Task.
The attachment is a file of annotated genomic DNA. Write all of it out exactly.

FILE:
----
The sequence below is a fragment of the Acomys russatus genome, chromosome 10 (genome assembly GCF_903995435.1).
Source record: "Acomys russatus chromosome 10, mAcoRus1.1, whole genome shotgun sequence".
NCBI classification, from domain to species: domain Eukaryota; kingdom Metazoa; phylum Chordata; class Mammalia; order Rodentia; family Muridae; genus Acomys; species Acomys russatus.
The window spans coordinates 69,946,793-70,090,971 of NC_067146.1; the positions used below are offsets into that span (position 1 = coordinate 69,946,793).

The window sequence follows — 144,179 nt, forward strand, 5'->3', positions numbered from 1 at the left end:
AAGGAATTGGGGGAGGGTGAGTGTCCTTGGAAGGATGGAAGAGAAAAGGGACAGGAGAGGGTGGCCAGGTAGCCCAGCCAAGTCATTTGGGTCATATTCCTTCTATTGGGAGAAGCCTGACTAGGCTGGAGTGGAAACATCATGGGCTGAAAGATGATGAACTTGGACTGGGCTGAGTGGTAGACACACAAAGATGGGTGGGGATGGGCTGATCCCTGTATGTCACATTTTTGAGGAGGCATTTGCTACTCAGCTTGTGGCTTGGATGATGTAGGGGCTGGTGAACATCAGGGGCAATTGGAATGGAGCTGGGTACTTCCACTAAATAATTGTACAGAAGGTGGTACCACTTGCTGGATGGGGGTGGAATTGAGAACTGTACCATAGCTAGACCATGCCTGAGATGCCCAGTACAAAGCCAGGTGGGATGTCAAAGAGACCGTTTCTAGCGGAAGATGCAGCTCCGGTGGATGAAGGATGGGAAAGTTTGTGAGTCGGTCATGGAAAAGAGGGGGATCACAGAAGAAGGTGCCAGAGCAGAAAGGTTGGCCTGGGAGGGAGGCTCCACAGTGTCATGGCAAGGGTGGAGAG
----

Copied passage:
The sequence below is a fragment of the Acomys russatus genome, chromosome 10 (genome assembly GCF_903995435.1).
Source record: "Acomys russatus chromosome 10, mAcoRus1.1, whole genome shotgun sequence".
NCBI classification, from domain to species: domain Eukaryota; kingdom Metazoa; phylum Chordata; class Mammalia; order Rodentia; family Muridae; genus Acomys; species Acomys russatus.
The window spans coordinates 69,946,793-70,090,971 of NC_067146.1; the positions used below are offsets into that span (position 1 = coordinate 69,946,793).

The window sequence follows — 144,179 nt, forward strand, 5'->3', positions numbered from 1 at the left end:
AAGGAATTGGGGGAGGGTGAGTGTCCTTGGAAGGATGGAAGAGAAAAGGGACAGGAGAGGGTGGCCAGGTAGCCCAGCCAAGTCATTTGGGTCATATTCCTTCTATTGGGAGAAGCCTGACTAGGCTGGAGTGGAAACATCATGGGCTGAAAGATGATGAACTTGGACTGGGCTGAGTGGTAGACACACAAAGATGGGTGGGGATGGGCTGATCCCTGTATGTCACATTTTTGAGGAGGCATTTGCTACTCAGCTTGTGGCTTGGATGATGTAGGGGCTGGTGAACATCAGGGGCAATTGGAATGGAGCTGGGTACTTCCACTAAATAATTGTACAGAAGGTGGTACCACTTGCTGGATGGGGGTGGAATTGAGAACTGTACCATAGCTAGACCATGCCTGAGATGCCCAGTACAAAGCCAGGTGGGATGTCAAAGAGACCGTTTCTAGCGGAAGATGCAGCTCCGGTGGATGAAGGATGGGAAAGTTTGTGAGTCGGTCATGGAAAAGAGGGGGATCACAGAAGAAGGTGCCAGAGCAGAAAGGTTGGCCTGGGAGGGAGGCTCCACAGTGTCATGGCAAGGGTGGAGAG